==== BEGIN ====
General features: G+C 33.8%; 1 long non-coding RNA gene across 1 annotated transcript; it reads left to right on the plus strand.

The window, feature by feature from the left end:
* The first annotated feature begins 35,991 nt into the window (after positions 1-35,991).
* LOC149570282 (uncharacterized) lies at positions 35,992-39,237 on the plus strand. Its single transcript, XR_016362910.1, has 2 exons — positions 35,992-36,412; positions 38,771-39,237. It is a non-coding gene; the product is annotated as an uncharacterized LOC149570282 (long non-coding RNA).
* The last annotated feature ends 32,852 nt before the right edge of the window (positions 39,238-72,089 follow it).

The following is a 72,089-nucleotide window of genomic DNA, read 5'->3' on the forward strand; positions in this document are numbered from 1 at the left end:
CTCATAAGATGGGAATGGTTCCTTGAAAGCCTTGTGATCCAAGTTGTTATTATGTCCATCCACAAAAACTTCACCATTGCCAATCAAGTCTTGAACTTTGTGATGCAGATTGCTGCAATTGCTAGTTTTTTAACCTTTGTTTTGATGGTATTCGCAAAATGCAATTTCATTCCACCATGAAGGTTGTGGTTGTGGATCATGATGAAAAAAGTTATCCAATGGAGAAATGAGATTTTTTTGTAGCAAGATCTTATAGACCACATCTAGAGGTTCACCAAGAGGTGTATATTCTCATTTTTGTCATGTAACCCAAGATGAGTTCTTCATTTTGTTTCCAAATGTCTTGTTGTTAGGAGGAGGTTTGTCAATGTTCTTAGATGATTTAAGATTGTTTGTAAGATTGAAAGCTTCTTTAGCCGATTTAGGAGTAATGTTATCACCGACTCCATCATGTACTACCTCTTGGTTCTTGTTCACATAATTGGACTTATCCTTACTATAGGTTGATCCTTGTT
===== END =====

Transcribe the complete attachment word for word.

General features: G+C 33.8%; 1 long non-coding RNA gene across 1 annotated transcript; it reads left to right on the plus strand.

The window, feature by feature from the left end:
* The first annotated feature begins 35,991 nt into the window (after positions 1-35,991).
* LOC149570282 (uncharacterized) lies at positions 35,992-39,237 on the plus strand. Its single transcript, XR_016362910.1, has 2 exons — positions 35,992-36,412; positions 38,771-39,237. It is a non-coding gene; the product is annotated as an uncharacterized LOC149570282 (long non-coding RNA).
* The last annotated feature ends 32,852 nt before the right edge of the window (positions 39,238-72,089 follow it).

The following is a 72,089-nucleotide window of genomic DNA, read 5'->3' on the forward strand; positions in this document are numbered from 1 at the left end:
CTCATAAGATGGGAATGGTTCCTTGAAAGCCTTGTGATCCAAGTTGTTATTATGTCCATCCACAAAAACTTCACCATTGCCAATCAAGTCTTGAACTTTGTGATGCAGATTGCTGCAATTGCTAGTTTTTTAACCTTTGTTTTGATGGTATTCGCAAAATGCAATTTCATTCCACCATGAAGGTTGTGGTTGTGGATCATGATGAAAAAAGTTATCCAATGGAGAAATGAGATTTTTTTGTAGCAAGATCTTATAGACCACATCTAGAGGTTCACCAAGAGGTGTATATTCTCATTTTTGTCATGTAACCCAAGATGAGTTCTTCATTTTGTTTCCAAATGTCTTGTTGTTAGGAGGAGGTTTGTCAATGTTCTTAGATGATTTAAGATTGTTTGTAAGATTGAAAGCTTCTTTAGCCGATTTAGGAGTAATGTTATCACCGACTCCATCATGTACTACCTCTTGGTTCTTGTTCACATAATTGGACTTATCCTTACTATAGGTTGATCCTTGTT